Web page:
Indeed Paul testified in cross-examination thus:
“The complaint is that the cost of repairs was excessive. We are not saying that the work was not done to my satisfaction”.
Further, Kiprono Kittony admitted in his evidence that the engine was repaired and stated that he had no evidence that some parts charged for were not fitted in the engine.
It is apparent that the respondent’s case was that the cost of overhauling the engine was too high; that it was not economically viable to repair the engine and that the appellant should have given that advise to the respondent before repairing the engine.
It was the appellant’s case that it had no duty to advise on the economic viability of repairing the engine and further, that such advise was not sought.
Both Mathew and Kimani testified to that effect. Paul admitted that he did not ask for an estimate of the cost of repair and that the appellant did not volunteer any advice. He further testified in evidence-in-chief thus:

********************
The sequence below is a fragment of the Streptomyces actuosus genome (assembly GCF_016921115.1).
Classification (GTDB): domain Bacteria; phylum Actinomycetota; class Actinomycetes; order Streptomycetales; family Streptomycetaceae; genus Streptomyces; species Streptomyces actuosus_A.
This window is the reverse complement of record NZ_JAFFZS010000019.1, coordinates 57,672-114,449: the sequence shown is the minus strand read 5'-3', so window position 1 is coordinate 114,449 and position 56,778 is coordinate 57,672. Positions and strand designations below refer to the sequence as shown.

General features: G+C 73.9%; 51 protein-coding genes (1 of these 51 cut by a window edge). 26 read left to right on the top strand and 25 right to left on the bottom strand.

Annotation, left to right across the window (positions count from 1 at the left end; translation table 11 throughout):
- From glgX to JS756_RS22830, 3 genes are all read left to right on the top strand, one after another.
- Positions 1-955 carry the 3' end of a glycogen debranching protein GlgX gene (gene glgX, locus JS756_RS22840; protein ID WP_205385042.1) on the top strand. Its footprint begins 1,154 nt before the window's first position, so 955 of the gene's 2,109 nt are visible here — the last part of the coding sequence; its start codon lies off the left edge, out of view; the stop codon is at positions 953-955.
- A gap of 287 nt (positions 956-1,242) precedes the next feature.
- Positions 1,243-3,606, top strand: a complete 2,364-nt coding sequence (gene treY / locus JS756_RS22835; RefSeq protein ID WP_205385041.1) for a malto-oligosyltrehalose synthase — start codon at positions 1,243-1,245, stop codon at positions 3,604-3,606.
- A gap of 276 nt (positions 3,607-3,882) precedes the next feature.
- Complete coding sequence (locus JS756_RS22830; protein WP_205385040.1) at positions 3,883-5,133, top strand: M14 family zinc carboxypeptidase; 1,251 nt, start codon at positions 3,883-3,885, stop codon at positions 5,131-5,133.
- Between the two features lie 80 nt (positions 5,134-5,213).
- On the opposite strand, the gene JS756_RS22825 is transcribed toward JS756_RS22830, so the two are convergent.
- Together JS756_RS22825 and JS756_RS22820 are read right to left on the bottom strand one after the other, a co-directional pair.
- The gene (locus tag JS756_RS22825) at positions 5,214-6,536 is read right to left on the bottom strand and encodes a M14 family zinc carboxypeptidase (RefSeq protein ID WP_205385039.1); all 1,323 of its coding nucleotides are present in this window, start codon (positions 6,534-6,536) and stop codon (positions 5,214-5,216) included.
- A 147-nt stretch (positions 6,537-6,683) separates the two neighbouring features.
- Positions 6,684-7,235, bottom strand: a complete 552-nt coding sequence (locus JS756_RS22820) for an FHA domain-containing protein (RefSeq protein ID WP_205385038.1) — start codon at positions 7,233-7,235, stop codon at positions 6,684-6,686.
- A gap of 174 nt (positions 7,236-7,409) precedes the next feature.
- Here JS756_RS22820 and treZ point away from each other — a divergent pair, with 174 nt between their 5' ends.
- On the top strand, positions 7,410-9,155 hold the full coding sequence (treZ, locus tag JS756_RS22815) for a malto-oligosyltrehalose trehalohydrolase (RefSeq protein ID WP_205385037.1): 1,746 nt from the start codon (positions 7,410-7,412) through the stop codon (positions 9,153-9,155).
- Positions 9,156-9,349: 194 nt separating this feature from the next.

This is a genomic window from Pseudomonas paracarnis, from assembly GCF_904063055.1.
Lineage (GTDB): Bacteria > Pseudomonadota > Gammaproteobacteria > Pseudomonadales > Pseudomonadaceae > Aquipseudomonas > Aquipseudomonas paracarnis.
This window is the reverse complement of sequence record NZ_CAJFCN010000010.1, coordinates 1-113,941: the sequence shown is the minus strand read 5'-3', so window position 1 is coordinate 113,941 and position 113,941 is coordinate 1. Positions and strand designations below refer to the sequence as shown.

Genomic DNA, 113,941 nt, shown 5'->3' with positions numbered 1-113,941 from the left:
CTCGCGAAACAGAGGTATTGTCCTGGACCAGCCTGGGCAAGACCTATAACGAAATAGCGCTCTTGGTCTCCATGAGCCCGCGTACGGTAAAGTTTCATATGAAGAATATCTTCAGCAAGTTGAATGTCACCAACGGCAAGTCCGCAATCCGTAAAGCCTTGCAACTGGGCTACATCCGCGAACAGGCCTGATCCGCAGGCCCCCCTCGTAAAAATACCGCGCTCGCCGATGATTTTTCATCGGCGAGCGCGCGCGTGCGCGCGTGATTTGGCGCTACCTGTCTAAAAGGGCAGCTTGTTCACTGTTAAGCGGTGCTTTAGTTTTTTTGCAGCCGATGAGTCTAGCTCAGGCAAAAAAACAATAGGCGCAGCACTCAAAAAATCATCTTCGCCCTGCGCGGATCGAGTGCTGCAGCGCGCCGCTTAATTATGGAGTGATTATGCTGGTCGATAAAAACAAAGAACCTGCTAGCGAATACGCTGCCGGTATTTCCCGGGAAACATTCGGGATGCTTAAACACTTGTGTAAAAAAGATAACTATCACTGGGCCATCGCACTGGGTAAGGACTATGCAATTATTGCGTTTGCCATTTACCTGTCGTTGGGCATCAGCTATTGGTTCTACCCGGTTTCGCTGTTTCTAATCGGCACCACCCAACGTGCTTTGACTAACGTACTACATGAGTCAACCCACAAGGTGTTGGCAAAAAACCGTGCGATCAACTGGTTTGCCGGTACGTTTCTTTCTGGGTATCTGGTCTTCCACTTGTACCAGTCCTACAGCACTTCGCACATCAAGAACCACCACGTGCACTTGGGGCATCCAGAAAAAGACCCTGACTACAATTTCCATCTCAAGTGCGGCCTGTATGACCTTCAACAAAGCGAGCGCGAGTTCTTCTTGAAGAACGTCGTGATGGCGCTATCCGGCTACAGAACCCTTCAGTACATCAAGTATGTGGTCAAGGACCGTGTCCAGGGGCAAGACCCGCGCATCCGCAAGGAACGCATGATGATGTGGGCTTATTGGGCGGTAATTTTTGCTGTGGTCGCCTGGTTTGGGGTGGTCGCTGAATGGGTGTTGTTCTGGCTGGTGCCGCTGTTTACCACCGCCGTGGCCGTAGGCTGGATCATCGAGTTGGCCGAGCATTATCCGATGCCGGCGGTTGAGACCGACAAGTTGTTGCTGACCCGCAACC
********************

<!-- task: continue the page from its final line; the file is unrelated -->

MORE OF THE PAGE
“There is no rule that a customer has to give a brief history of the estimate before they commence repairs. We have never asked for an estimate before repairs.......There is no rule or tradition that garages must give estimate of repairs in costs...”
The High Court was satisfied that the appellant had a duty to advise the defendant on the economic viability of repairing the engine and it held:
“Although the defendant’s agent signed the job card, the same was blank in as far as it did not indicate the costs of parts to be fitted. He was not therefore bound by the said job card. He had very good reasons to rescind the purported agreement. As stated earlier also the plaintiff was in breach of an equitable duty in failing to advise the defendant on the economic viability of repairing the said engine. The court as a court of equity cannot aid the plaintiff to exploit or to take advantage of the defendant after failing to exercise reasonable care to do what was right in the circumstances.”